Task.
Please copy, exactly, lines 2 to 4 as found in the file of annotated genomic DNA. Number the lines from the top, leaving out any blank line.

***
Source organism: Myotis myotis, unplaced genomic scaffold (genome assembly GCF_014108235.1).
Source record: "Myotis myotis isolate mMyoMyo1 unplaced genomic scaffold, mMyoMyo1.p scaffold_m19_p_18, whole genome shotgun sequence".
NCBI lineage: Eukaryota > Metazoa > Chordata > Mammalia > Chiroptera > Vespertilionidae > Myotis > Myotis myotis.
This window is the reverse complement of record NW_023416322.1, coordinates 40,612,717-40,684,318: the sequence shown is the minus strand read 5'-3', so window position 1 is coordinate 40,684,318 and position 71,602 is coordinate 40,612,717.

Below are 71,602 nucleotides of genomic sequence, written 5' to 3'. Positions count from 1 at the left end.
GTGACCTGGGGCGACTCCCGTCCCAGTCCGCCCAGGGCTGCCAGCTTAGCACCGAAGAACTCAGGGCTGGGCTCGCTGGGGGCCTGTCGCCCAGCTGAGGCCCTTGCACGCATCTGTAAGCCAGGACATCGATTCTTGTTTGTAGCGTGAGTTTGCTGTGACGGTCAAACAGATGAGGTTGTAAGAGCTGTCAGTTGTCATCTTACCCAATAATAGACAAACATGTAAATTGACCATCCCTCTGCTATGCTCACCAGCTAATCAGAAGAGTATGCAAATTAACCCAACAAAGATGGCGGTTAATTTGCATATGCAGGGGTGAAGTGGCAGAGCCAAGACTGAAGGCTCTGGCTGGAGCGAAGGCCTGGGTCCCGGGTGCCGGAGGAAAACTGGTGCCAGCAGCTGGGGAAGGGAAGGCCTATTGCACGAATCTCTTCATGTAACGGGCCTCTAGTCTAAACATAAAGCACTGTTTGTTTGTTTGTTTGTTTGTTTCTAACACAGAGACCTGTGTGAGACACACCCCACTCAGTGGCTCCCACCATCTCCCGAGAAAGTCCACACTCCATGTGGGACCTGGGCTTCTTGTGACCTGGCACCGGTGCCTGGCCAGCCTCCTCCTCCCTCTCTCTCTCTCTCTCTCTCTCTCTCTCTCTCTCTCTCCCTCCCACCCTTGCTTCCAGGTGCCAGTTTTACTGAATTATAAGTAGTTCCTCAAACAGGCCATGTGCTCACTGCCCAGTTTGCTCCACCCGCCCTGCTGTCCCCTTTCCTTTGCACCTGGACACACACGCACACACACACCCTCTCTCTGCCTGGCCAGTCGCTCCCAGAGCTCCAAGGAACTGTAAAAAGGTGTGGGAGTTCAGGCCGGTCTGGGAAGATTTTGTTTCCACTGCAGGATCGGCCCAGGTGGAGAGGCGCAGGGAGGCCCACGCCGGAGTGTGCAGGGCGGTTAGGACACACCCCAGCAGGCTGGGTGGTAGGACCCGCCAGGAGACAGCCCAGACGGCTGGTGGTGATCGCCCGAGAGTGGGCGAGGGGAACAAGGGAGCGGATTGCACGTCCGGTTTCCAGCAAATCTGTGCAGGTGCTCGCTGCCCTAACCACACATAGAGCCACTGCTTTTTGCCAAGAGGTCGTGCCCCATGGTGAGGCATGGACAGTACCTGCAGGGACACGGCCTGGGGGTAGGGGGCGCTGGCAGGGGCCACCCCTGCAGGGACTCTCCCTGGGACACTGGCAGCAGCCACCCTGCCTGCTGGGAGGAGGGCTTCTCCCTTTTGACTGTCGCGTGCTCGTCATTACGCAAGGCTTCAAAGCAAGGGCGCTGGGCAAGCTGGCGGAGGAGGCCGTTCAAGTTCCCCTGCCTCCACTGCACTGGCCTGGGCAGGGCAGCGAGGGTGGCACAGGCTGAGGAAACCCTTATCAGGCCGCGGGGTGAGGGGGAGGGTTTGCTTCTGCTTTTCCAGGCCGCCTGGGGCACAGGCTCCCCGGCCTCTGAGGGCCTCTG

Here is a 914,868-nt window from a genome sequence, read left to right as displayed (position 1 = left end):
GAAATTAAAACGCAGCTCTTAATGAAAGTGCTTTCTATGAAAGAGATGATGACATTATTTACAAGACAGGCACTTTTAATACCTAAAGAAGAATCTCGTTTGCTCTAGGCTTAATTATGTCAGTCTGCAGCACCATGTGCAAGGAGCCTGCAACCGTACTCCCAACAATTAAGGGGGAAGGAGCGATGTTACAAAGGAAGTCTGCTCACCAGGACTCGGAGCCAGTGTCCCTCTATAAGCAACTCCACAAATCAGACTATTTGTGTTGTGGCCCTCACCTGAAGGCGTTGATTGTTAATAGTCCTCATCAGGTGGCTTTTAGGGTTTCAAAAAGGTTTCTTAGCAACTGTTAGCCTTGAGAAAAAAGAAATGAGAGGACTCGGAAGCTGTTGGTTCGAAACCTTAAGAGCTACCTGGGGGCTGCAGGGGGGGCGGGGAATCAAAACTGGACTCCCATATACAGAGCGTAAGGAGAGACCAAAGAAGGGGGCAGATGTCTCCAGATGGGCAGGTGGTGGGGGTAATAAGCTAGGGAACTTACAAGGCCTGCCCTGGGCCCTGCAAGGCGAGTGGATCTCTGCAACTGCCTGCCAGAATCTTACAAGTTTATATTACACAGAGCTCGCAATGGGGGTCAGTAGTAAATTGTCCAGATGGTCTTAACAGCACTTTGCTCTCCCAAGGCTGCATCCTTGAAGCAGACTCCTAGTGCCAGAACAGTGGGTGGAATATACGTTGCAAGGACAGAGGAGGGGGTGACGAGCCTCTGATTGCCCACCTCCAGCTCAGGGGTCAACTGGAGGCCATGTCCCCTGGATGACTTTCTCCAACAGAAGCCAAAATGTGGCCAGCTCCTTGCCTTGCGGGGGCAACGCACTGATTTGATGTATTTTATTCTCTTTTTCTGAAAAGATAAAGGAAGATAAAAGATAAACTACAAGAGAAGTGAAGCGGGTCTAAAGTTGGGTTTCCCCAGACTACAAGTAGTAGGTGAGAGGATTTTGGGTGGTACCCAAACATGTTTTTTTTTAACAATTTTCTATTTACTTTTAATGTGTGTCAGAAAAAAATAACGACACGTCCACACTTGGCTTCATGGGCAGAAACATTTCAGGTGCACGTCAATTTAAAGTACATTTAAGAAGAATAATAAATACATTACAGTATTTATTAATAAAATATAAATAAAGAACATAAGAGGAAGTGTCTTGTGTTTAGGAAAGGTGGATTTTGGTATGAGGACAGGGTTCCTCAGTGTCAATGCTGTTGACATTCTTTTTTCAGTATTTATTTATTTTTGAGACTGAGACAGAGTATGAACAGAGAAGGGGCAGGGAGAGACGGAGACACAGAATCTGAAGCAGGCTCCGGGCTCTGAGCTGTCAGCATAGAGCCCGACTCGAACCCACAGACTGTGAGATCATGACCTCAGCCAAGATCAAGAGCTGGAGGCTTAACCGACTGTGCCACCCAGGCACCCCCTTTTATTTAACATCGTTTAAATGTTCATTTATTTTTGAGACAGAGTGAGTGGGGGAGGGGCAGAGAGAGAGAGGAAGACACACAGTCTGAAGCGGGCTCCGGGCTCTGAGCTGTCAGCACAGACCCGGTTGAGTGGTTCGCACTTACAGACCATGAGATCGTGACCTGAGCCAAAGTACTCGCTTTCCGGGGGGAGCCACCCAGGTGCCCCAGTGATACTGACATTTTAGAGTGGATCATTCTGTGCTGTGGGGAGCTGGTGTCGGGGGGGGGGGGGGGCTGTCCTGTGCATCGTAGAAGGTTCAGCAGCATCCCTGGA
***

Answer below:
Source record: "Myotis myotis isolate mMyoMyo1 unplaced genomic scaffold, mMyoMyo1.p scaffold_m19_p_18, whole genome shotgun sequence".
NCBI lineage: Eukaryota > Metazoa > Chordata > Mammalia > Chiroptera > Vespertilionidae > Myotis > Myotis myotis.
This window is the reverse complement of record NW_023416322.1, coordinates 40,612,717-40,684,318: the sequence shown is the minus strand read 5'-3', so window position 1 is coordinate 40,684,318 and position 71,602 is coordinate 40,612,717.